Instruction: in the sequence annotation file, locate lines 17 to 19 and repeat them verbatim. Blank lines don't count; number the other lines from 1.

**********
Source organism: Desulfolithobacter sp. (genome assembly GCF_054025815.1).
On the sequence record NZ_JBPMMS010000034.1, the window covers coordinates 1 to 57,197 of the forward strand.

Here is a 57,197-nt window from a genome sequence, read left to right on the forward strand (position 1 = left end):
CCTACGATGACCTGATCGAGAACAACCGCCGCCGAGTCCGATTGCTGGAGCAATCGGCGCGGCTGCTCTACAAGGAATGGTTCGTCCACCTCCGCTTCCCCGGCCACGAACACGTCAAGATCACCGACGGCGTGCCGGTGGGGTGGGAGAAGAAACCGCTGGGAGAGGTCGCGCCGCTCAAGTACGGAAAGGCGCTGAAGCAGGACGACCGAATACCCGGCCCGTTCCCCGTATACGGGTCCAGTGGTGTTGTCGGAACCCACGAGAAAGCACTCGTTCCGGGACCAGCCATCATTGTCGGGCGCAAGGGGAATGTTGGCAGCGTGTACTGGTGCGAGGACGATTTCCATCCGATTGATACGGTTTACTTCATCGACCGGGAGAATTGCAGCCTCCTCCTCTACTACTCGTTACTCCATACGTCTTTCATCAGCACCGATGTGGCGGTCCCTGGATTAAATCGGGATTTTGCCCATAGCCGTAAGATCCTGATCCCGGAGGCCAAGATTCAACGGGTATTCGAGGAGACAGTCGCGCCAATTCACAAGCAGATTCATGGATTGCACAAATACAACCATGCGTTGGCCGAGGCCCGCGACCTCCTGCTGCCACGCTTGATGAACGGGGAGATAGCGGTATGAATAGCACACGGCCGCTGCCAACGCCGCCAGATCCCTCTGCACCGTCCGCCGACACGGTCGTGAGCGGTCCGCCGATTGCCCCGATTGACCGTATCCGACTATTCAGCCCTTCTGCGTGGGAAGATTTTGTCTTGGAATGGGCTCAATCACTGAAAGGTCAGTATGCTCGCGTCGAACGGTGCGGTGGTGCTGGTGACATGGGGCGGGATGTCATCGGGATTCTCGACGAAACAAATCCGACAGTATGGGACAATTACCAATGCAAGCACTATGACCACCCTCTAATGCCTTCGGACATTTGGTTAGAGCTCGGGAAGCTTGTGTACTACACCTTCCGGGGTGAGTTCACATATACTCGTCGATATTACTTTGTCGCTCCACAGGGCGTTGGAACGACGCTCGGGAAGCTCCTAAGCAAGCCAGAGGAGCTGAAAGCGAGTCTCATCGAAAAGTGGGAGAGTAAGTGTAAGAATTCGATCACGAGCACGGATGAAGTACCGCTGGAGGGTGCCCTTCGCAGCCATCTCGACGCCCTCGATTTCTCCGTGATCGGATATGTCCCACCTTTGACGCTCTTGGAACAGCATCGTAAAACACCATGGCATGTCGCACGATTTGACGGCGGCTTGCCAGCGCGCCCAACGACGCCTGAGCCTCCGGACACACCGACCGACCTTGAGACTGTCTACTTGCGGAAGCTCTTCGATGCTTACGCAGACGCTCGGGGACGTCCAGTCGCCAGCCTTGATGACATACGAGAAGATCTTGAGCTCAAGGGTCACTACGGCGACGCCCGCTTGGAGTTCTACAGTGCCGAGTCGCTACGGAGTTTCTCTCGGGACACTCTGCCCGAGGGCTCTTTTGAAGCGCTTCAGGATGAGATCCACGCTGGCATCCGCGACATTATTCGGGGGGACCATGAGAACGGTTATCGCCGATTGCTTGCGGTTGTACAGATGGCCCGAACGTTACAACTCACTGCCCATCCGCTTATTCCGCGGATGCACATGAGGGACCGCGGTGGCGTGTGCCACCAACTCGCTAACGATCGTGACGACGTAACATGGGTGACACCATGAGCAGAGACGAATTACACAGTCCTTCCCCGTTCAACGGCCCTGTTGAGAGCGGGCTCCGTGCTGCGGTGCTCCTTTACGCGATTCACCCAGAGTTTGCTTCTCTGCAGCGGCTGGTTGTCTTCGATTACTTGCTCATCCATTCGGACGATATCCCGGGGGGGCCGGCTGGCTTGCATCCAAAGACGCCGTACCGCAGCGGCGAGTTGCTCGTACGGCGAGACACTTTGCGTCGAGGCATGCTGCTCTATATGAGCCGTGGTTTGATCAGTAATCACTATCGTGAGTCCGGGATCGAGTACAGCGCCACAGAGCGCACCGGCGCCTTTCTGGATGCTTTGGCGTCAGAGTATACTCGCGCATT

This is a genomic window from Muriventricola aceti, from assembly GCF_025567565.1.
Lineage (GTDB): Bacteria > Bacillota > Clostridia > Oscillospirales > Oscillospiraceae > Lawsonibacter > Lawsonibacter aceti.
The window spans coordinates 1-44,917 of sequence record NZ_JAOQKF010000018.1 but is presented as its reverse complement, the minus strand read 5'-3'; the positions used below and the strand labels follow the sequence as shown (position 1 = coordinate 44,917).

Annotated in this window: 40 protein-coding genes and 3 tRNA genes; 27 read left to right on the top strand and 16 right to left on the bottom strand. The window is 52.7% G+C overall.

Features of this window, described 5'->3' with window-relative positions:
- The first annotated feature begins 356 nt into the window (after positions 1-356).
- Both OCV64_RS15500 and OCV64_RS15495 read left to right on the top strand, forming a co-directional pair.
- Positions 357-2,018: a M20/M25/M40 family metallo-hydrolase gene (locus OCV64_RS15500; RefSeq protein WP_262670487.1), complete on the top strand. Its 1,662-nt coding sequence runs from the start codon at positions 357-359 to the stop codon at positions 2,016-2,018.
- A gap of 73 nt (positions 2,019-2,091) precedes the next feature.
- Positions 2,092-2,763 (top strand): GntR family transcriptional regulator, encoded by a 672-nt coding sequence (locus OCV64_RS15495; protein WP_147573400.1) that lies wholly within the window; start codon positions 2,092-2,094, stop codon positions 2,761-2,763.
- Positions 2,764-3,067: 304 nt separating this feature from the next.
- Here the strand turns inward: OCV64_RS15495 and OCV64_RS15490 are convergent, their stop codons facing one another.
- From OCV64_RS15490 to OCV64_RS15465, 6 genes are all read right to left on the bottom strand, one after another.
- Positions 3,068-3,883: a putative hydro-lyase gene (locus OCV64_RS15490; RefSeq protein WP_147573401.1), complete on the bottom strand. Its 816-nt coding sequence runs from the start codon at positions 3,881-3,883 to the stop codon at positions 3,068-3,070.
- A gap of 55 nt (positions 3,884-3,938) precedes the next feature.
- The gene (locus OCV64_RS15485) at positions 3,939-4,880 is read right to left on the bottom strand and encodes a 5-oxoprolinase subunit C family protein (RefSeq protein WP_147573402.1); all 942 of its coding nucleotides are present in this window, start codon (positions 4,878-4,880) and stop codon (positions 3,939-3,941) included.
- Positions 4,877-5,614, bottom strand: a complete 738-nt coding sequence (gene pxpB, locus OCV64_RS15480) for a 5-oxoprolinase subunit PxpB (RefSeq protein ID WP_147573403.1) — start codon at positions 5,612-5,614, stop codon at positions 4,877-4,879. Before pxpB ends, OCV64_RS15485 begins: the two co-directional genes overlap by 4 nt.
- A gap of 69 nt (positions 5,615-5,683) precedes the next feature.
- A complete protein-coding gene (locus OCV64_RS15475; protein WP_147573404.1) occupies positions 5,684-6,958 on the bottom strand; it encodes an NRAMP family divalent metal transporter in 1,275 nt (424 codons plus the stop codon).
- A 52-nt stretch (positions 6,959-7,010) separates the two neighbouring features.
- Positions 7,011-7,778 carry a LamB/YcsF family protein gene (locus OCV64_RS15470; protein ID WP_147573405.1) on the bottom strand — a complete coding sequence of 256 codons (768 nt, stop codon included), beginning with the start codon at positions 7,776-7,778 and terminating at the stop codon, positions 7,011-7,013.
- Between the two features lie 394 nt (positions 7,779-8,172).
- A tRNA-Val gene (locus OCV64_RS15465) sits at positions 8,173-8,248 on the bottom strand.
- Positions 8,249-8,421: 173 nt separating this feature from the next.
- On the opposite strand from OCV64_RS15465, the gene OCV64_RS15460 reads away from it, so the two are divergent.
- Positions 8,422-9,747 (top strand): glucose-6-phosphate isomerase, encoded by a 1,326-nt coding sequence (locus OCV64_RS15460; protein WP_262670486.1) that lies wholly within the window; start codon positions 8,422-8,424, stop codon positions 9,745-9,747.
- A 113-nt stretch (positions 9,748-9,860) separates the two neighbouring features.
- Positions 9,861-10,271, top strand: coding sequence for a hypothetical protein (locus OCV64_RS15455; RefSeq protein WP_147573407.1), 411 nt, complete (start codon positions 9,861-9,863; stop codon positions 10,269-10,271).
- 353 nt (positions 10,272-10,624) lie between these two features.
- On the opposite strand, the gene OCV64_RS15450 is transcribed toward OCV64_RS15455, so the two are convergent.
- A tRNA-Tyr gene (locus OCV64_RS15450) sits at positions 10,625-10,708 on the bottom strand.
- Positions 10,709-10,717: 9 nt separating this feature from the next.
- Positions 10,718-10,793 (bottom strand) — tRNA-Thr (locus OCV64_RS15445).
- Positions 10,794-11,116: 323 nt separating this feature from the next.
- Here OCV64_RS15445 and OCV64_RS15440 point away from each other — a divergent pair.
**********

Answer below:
- From OCV64_RS15490 to OCV64_RS15465, 6 genes are all read right to left on the bottom strand, one after another.
- Positions 3,068-3,883: a putative hydro-lyase gene (locus OCV64_RS15490; RefSeq protein WP_147573401.1), complete on the bottom strand. Its 816-nt coding sequence runs from the start codon at positions 3,881-3,883 to the stop codon at positions 3,068-3,070.
- A gap of 55 nt (positions 3,884-3,938) precedes the next feature.